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Swimming in the Caribbean.

7 Things You Should Never Do in the Caribbean

Don’t be that obnoxious, sunburned, and disrespectful tourist that everyone makes fun of. Avoid making these seven common mistakes the next time you travel to the Caribbean.

Swim with Dolphins

Yes, a photo with Flipper would be adorable. Until you learn the truth behind swimming with dolphins, and then it’s just a sad memento. A joint report released by The Humane Society of the United States and the World Society for the Protection of Animals strongly condemns keeping marine mammals in captivity. Even places that bill themselves as rehabilitation centers for stranded whales and dolphins aren’t as good for the animals as they seem.

The report states: “Public display facilities often promote themselves as stranding and research centers. In fact, most stranded marine mammals, especially whales and dolphins, die after they are rescued; few survive rehabilitation to be released to the wild; many releases are not monitored for success; and some animals, despite their suitability for release, are retained for public display….

“With any marine mammal exhibit, the needs of the visiting public come before the needs of the animals. Enclosures are designed to make the animals readily visible, not necessarily comfortable. Human-dolphin interactions such as swim-with-the-dolphins encounters and so-called petting pools do not always allow the animals to choose the levels of interaction and rest they prefer or need.”

Read this tragic testimony from a former dolphin trainer in the Caribbean to understand the issue further and to see what conditions are really like behind the scenes, and then decide if you really want to swim with dolphins.

Apply Too Little Sunscreen

At home, you rarely burn, so before you head out of your Caribbean hotel in the morning, you slap on some sunscreen and then promptly forget about it. You’re likely to be in pain by the end of the day, which will put a damper on your vacation. The sun is stronger in the Caribbean than you’re probably used to, especially if you’re out on the water (water reflects UV rays, making them more powerful). Keep your skin safe by reapplying throughout the day, avoiding the sun between 11:00 a.m. and 3:00 p.m., and wearing a swim shirt while snorkeling or swimming. Don’t forget to use reef-safe sunscreen to protect the region’s fragile coral.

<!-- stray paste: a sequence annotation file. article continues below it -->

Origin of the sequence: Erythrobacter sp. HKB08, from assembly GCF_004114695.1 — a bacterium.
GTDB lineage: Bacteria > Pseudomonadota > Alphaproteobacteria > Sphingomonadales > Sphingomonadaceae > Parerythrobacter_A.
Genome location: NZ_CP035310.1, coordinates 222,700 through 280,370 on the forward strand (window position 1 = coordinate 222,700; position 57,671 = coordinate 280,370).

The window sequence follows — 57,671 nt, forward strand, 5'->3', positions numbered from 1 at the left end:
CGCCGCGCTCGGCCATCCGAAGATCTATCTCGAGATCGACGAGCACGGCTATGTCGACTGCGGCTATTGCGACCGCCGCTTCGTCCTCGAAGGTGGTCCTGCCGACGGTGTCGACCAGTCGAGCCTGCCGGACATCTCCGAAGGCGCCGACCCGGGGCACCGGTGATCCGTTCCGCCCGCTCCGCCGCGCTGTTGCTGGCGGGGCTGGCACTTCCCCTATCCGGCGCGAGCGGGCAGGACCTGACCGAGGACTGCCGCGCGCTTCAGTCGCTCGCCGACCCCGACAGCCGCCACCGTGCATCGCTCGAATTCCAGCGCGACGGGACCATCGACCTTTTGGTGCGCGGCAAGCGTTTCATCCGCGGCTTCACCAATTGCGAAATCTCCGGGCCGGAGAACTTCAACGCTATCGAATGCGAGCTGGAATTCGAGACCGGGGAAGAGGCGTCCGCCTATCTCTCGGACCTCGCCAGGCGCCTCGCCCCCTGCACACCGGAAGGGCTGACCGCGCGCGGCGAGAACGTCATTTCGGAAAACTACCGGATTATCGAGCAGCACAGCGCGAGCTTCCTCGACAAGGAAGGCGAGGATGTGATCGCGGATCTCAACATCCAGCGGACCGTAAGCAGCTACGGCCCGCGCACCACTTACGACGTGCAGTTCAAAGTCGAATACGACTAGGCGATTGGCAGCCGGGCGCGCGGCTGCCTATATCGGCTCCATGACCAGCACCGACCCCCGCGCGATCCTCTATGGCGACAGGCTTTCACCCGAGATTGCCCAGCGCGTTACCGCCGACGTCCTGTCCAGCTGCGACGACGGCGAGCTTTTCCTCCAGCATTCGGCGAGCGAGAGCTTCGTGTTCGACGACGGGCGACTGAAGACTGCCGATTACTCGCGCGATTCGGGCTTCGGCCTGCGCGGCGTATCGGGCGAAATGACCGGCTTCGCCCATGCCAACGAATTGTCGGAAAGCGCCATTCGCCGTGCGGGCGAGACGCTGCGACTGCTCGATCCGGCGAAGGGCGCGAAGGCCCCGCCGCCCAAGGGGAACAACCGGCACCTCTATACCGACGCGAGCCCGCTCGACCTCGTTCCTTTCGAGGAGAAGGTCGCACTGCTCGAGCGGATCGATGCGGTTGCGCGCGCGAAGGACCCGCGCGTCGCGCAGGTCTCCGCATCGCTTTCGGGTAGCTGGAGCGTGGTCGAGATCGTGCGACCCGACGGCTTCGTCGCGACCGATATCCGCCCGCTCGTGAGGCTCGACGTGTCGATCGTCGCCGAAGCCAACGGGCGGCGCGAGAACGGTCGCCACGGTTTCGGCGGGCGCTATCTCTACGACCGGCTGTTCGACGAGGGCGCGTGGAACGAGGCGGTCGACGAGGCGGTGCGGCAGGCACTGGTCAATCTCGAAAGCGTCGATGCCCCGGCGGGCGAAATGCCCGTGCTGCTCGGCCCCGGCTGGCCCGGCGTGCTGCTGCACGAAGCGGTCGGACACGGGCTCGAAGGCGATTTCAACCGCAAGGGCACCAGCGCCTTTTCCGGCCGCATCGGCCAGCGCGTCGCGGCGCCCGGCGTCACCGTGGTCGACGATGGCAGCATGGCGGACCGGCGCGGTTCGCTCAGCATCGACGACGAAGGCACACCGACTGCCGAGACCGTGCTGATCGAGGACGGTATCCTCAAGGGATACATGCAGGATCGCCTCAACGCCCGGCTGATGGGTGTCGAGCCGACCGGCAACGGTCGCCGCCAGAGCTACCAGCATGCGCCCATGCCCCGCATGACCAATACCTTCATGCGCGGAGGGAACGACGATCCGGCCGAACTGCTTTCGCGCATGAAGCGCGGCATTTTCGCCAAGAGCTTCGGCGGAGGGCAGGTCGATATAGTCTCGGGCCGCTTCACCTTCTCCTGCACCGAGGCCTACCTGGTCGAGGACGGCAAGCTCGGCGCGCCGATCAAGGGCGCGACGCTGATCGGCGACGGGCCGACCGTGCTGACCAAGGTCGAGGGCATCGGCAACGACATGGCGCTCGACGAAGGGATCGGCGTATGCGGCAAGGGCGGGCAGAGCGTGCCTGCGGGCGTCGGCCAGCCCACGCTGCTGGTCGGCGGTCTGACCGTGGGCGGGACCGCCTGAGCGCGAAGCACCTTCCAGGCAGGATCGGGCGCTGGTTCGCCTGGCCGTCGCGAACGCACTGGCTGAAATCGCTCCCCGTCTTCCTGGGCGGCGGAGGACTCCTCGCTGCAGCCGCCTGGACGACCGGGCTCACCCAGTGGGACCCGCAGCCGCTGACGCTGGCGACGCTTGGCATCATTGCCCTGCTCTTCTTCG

Ignore Beach Warning Signs and Local Advice

You might be so delighted to stumble across an empty beach all to yourself that you fail to notice a warning flag or sign. There could be strong currents or dangerous animals lurking below an otherwise placid-looking surface, so make sure you heed any posted warnings. Remember that not all beaches in the Caribbean have lifeguards or warning flags, so always follow any local advice on where to swim safely.

Forget Bug Spray

Although Zika is waning in the Caribbean, travelers still need to protect themselves against other bug-borne diseases such as chikungunya. If you’ve ever sat outside at dusk on the beach, you know mosquitoes and other bugs can be a big problem on many islands. Pack some travel-sized bug spray and take it with you if you’re heading out into wooded areas or near the water in the evening.

Travel During Hurricane Season Without Insurance

Travel insurance is a good idea for most trips, but it’s even more important if you’re planning a visit to the Caribbean during hurricane season, which runs from June 1 through November 30. Buy it as soon as you book your flight, especially if you’re traveling during peak hurricane season (mid-August through late October). Remember, if you wait until a hurricane is in the forecast, it’s already too late to be insured, and you could lose out on a lot of money if you have to cancel or delay your trip.

Never Leave Your Resort

All-inclusive resorts can be incredibly fun and relaxing, but what’s the point of traveling to a new country if you’re not going to get out and see any of it? Make sure you dedicate some time on your trip to leaving your hotel and seeing what the country is really about. Mingle with the locals, try some cuisine not cooked by your hotel chef, and see the scenery beyond the resort beach—your vacation will be much richer for it.

Over-Generalize the Caribbean

When planning your trip, don’t generalize “the Caribbean” into one conglomerate (as I did for this article). There are dozens of countries and dependent territories within the Caribbean region, all with their own distinct cultures, cuisines, traditions, and laws. Make sure you do your research before you go, and don’t expect one nation to be the same as its neighbor.

What to Wear in the Caribbean

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Caroline Morse Teel is a Senior Editor at SmarterTravel. Follow her on Instagram @TravelWithCaroline for photos from around the world.

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